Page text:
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Baron Edmond De Rothschild

Baron Edmond Binyamin de Rothschild (1845-1934) played a significant role in shaping the fate of the Jewish people and the history of the Yishuv (the pre-State Jewish settlement in Eretz Israel). He was the third son of James (Ya’akov) and Betty (Batya) Rothschild, who headed the Paris branch of the family.
Edmond received a traditional Jewish education in addition to his general, universalist schooling. He was known as an art lover and, among other things, created a valuable collection of drawings and prints, which was ultimately acquired by the Louvre. In 1868, at the age of 23, he joined the family business, and at 32 married his cousin Adelheid (Ada), who fully shared his endeavours and his vision. Like his parents, Edmond was active in charitable works for the Jewish community. His support of the Yishuv began in the 1880s and became his life’s work, filling most of his following years.
At the time of his initial involvement, the first Jewish colonies established in Eretz Israel by the Hovevei Zion movement were in a state of financial collapse. Their representatives turned to the Baron for urgent assistance to save the pioneers on the land. Edmond agreed to fund all the expenses of the colonies Rishon le-Zion, Zichron Ya’akov, and Rosh Pina; he also sponsored Mazkeret Batya (Ekron) and aided other settlements that were not directly under his auspices.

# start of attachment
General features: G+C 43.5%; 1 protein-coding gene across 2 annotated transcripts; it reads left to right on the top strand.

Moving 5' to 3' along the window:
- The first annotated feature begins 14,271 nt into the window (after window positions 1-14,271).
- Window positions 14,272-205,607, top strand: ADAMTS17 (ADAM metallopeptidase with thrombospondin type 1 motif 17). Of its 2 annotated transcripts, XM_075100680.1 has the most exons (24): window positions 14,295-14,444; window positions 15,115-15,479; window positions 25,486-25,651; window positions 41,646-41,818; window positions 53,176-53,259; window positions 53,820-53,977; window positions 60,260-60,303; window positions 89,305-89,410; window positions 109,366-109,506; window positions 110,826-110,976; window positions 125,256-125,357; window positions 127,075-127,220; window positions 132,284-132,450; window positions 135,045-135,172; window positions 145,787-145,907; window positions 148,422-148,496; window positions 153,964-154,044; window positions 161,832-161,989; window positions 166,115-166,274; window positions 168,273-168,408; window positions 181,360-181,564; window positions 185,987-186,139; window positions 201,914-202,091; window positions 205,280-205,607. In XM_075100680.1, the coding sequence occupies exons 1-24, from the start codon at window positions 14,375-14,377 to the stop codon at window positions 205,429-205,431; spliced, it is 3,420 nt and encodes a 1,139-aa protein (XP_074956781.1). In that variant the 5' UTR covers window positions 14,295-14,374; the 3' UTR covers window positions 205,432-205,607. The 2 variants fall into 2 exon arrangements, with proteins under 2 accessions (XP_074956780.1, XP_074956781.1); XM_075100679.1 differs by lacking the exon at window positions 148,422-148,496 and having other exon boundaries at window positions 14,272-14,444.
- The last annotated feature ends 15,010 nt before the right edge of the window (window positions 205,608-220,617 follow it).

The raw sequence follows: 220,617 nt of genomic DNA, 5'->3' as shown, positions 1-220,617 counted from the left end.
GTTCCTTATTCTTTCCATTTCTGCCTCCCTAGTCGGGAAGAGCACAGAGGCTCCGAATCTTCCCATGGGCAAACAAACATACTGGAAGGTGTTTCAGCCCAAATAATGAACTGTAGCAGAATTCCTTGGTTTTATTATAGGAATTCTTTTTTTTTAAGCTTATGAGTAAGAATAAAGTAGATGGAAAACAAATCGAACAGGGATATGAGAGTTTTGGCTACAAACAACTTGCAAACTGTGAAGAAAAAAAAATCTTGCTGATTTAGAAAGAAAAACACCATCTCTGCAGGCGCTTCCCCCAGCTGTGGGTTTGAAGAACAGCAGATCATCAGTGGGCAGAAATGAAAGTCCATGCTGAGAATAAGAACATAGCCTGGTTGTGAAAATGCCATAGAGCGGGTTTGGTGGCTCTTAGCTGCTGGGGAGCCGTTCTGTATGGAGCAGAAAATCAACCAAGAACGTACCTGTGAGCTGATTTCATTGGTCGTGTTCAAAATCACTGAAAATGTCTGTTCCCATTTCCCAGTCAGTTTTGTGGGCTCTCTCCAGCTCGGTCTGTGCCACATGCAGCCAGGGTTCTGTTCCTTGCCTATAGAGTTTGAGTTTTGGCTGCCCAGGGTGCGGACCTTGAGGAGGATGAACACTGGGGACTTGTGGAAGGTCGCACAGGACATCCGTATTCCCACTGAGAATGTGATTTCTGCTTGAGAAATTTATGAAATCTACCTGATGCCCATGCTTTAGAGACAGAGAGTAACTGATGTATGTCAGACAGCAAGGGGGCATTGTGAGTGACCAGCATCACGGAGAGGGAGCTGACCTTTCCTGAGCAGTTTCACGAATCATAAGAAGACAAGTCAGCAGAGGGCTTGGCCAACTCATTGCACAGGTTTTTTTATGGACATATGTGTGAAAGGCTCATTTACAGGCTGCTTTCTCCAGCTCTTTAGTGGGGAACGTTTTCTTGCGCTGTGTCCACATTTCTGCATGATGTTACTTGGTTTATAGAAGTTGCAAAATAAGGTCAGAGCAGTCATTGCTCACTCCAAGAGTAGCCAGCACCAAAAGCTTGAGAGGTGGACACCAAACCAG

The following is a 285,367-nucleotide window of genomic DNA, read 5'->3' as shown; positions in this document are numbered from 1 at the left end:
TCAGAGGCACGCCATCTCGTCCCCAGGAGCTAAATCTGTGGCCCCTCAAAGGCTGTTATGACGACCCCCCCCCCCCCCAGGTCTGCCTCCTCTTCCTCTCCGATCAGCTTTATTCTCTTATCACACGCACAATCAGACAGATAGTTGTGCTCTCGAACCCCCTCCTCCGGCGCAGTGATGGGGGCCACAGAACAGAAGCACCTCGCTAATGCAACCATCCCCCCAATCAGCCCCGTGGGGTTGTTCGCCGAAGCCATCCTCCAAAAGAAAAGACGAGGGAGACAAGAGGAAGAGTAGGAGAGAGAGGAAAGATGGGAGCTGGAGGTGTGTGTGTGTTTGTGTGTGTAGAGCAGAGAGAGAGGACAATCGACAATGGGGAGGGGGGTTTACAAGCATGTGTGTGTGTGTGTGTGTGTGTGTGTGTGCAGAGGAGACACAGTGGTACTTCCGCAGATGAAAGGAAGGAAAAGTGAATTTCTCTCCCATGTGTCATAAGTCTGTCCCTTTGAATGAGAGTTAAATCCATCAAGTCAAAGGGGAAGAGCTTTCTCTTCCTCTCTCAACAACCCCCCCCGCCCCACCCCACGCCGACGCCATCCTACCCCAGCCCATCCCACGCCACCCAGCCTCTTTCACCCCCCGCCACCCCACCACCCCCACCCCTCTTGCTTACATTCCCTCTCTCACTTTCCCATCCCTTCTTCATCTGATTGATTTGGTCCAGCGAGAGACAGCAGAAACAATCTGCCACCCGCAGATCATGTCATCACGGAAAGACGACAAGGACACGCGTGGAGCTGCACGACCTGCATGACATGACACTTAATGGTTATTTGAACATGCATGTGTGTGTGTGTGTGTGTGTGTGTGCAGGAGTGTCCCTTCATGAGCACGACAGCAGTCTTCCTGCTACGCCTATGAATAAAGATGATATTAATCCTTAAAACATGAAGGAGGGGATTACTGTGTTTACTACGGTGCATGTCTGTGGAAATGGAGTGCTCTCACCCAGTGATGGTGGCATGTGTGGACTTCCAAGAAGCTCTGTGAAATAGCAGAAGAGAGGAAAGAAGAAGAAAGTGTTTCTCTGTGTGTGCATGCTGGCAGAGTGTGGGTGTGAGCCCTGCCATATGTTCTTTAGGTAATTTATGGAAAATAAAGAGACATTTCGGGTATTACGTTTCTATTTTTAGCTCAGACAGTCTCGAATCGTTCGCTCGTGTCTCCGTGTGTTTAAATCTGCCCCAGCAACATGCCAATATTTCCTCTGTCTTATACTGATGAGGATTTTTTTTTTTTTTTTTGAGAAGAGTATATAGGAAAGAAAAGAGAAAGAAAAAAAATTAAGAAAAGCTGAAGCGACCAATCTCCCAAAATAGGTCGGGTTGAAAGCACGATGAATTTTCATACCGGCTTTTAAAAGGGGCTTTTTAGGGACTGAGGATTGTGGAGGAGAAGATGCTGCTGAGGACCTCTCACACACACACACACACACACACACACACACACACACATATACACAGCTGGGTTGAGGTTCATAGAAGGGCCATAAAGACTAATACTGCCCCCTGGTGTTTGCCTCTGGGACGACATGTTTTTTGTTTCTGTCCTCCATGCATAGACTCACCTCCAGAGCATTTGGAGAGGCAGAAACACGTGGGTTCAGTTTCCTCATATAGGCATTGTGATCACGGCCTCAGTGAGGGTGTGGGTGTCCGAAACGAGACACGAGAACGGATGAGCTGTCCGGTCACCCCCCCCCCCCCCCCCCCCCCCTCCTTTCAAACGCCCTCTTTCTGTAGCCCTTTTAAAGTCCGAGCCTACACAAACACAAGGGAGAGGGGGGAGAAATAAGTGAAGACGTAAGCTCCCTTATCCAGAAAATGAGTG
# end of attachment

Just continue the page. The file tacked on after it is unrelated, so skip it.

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The determination  and faith of the pioneering settlers captured the Baron’s imagination and his heart. ‘Not because of your poverty did I support you and take you under my wing’, he declared to the farmers of Zichron Ya’akov during his visit to the colony in 1893, ‘but due to your passion to work and live in the Holy Land, and to live in accordance with the spirit of the Torah…
‘Throughout the years, Baron Edmond de Rothschild acquired vast tracts of land in the Yishuv. He extended his sponsorship of the colonies and sent European agricultural experts to assist them. Forty-four colonies were established and financed under the  auspices of the Baron and his descendants, from Metulla in the north to Mazkeret Batya in the south; kibbutzim, moshavim and moshavot, and towns. Some of these bear the names of Rothschild family members: Zichron Ya’akov, named for the Baron’s father James (Ya’akov); Mazkeret Batya, commemorating his mother Betty (Batya), and Givat Ada, in honour of his wife Adelheid (Ada).
In addition to the agricultural settlements, the Baron left his signature on the Yishuv’s early industrial development.

With his and his family’s support, the Yishuv’s first manufacturing and infrastructure enterprises were established, among them wineries, agricultural firms, and even the first power plants. The two wineries he built, in Rishon le-Zion and Zichron Ya’akov, were among the world’s largest at the time. He invested enormous amounts of energy and financial resources in the development of industry and infrastructure in the Yishuv, convinced that this would lead ultimately to independence for the growing Jewish community.